To obtain an approximate three-qubit parity measurement for large measurement times, it is sufficient to set the steady-state responses equal for \(h=0\) and \(h=2\) (equality of the \(h=1\) and \(h=3\) responses follows by symmetry). In order to accomplish this, we note that:

$$ \vec{y}_{ss} = G(0)\vec{u}_{ss} = \bigl( -C A^{-1} B + D \bigr) \vec{u}_{ss}. $$

A can be expressed as the sum of a diagonal matrix and a rank-one matrix. This allows us to invert it analytically, using the Sherman-Morrison formula [31]:

$$\begin{aligned}& A = A' + \vec{v}\vec{v}^{\intercal}, \\& \quad \text{where }A'_{k,k'} = -i \biggl( \Delta_{k} + \sum_{l \in Q}(-1)^{j_{l}} \chi_{k,l} \biggr) \delta_{k, k'} \\& \quad \text{and } \vec{v}_{k} = i\sqrt{\frac{\kappa_{k}}{2}}, \end{aligned}$$
$$\begin{aligned}& \therefore A^{-1} = A^{\prime-1} - \frac{A^{\prime-1}\vec{v}\vec {v}^{\intercal }A^{\prime-1}}{1 + \vec{v}^{\intercal}A^{\prime-1}\vec{v}}, \end{aligned}$$
$$\begin{aligned}& A^{-1}_{k,k'} = i\frac{\delta_{k,k'}}{\tilde{\Delta}_{k}} - \frac {\sqrt{\kappa_{k} \kappa_{k'}}}{2 \tilde{\Delta}_{k} \tilde {\Delta }_{k'} (1 - i\sum_{k''} \frac{\kappa_{k''}}{2\tilde{\Delta }_{k''}} )}, \end{aligned}$$

where \(\tilde{\Delta}_{k} = \Delta_{k} + (\vert Q \vert - 2h(j))\chi\).

The output corresponding to the steady state of the resonator system is:

$$\begin{aligned} \alpha_{\mathrm{out} ss}= \frac{-i\sum_{k} \frac{\kappa _{k}}{\tilde {\Delta}_{k}}}{i + \frac{1}{2}\sum_{k} \frac{\kappa_{k}}{\tilde {\Delta }_{k}}} \epsilon_{ss}. \end{aligned}$$

To match steady states in the \(\vert Q \vert =3\) parity measurement from [18], we impose the following condition on the detunings of the two resonator modes (\(\Delta_{0}\), \(\Delta_{1}\)):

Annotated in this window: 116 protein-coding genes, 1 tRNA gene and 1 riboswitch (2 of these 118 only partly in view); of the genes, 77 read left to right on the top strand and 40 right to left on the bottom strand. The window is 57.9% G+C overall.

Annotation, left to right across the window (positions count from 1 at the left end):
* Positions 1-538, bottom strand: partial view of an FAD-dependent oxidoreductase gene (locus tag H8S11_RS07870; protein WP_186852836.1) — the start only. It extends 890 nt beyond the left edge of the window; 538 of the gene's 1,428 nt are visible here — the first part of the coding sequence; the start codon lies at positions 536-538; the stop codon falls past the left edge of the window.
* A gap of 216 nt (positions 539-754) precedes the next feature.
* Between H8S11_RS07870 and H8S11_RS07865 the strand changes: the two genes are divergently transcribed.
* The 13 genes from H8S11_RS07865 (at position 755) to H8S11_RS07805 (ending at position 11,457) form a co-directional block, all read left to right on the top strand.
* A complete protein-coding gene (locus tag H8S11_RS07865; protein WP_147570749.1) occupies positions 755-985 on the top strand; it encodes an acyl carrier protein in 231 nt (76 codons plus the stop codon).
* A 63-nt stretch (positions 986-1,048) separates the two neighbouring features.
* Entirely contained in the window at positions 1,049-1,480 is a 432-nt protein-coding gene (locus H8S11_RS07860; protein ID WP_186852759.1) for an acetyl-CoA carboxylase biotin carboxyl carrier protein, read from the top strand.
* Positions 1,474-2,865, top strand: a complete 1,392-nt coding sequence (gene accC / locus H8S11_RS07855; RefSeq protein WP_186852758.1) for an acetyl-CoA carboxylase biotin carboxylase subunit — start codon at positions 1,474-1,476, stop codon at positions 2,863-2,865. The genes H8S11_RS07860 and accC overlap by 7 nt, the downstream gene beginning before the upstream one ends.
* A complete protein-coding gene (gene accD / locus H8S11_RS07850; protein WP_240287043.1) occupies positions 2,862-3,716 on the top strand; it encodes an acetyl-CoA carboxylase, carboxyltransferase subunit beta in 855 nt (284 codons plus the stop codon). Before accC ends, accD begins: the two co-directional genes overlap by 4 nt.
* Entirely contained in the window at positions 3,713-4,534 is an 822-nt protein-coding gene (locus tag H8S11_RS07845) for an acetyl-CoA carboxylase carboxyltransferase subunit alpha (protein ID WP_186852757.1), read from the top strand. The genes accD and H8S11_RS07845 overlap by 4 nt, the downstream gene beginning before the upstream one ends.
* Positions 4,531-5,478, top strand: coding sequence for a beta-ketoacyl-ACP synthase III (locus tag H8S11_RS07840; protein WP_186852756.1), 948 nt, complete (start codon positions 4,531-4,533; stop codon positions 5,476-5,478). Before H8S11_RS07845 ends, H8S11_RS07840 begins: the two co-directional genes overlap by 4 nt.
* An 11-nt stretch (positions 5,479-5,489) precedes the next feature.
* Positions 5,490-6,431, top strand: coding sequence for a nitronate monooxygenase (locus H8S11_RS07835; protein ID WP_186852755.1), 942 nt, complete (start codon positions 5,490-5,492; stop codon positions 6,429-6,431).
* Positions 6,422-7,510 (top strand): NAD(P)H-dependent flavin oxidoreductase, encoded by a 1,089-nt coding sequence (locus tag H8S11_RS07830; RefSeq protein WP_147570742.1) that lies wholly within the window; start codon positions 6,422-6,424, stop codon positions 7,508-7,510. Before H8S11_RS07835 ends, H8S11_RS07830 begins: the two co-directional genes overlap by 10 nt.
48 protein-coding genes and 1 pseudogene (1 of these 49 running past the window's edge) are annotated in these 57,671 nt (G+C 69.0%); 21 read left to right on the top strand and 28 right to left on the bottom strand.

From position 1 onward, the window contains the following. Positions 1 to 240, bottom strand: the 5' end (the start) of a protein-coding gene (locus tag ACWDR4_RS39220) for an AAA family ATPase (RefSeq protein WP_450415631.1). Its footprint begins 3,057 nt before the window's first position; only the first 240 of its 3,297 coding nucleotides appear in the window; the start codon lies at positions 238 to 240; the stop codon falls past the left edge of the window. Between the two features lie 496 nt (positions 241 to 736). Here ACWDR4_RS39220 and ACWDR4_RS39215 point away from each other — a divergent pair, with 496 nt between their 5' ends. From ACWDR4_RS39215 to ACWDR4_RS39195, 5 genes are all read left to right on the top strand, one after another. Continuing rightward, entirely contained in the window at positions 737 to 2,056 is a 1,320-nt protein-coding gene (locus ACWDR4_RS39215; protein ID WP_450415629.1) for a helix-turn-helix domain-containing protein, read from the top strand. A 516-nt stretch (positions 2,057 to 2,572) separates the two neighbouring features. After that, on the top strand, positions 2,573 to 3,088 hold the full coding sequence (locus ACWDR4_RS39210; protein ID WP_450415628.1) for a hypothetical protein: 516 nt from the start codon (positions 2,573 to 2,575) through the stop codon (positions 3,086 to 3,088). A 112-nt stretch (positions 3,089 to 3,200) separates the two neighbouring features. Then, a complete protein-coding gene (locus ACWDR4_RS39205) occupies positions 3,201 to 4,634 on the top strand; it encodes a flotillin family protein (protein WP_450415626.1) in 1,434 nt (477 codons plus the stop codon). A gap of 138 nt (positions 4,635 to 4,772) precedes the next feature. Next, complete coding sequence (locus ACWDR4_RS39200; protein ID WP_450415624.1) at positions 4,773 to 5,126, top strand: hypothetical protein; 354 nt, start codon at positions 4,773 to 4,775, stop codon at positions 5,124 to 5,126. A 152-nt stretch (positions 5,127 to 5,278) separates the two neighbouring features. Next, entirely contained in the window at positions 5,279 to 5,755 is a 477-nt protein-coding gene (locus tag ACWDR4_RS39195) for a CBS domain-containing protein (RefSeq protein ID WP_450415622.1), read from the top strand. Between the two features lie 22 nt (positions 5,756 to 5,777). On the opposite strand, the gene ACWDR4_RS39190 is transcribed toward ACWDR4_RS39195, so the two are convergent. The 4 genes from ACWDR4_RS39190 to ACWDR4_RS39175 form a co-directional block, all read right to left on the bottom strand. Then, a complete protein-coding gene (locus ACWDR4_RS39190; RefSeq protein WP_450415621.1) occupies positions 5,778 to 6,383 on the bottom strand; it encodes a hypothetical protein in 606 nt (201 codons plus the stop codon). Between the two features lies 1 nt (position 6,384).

$$\begin{aligned} \frac{\Delta_{0}}{\chi} = \sqrt{3\frac{\kappa_{0}}{\kappa_{1}}},\qquad \frac {\Delta_{1}}{\chi} = -\sqrt{3\frac{\kappa_{1}}{\kappa_{0}}}. \end{aligned}$$

In order to constrain κ, we maximize the difference in \(\operatorname {Re}(\alpha_{\mathrm{out}})\) between the \(h=0\) and the \(h=1\) cases. This is achieved when \(\kappa_{0} = \kappa_{1} = 2\chi\).

The exact matching in the steady state implies that low-amplitude measurement pulses sustained over a long time will produce high-fidelity measurements. This is prohibited in experiment, however, by the presence of time-dependent sources of decoherence. To limit measurement time while still approaching the steady state, we use the pulse shown in Figure 1, which produces the state-dependent response shown in Figure 2. In the following section, we incorporate this response into deterministic and stochastic master equations for the evolution of the register state.

Figure 1

Piecewise-quadratic input pulse, described by \(\pmb{t_{\mathrm{on}}}\) / \(\pmb{t_{\mathrm{off}}}\) (times at which the measurement is turned on and off), σ (the rise/decay time of the pulse), and \(\pmb{\epsilon_{\mathrm{ss}}}\) , the steady-state amplitude. For the remainder of the article, we set \(( t_{\mathrm{on}}, t_{\mathrm{off}}, \sigma, \epsilon _{ss} ) = ( \frac {1.5}{\chi}, \frac {8.5}{\chi}, \frac {3}{\chi}, \frac {0.4811}{\sqrt {\chi}} )\). An additional time \(\frac {3.5}{\chi}\) is appended, to allow photons to exit the resonator.

Figure 2

Resonator responses to pulse in Figure 1 . Markers point in the direction of increasing time. The same output is seen in the steady state for bitstrings of identical parity, but the distinguishable transients reveal additional information about the Hamming weight.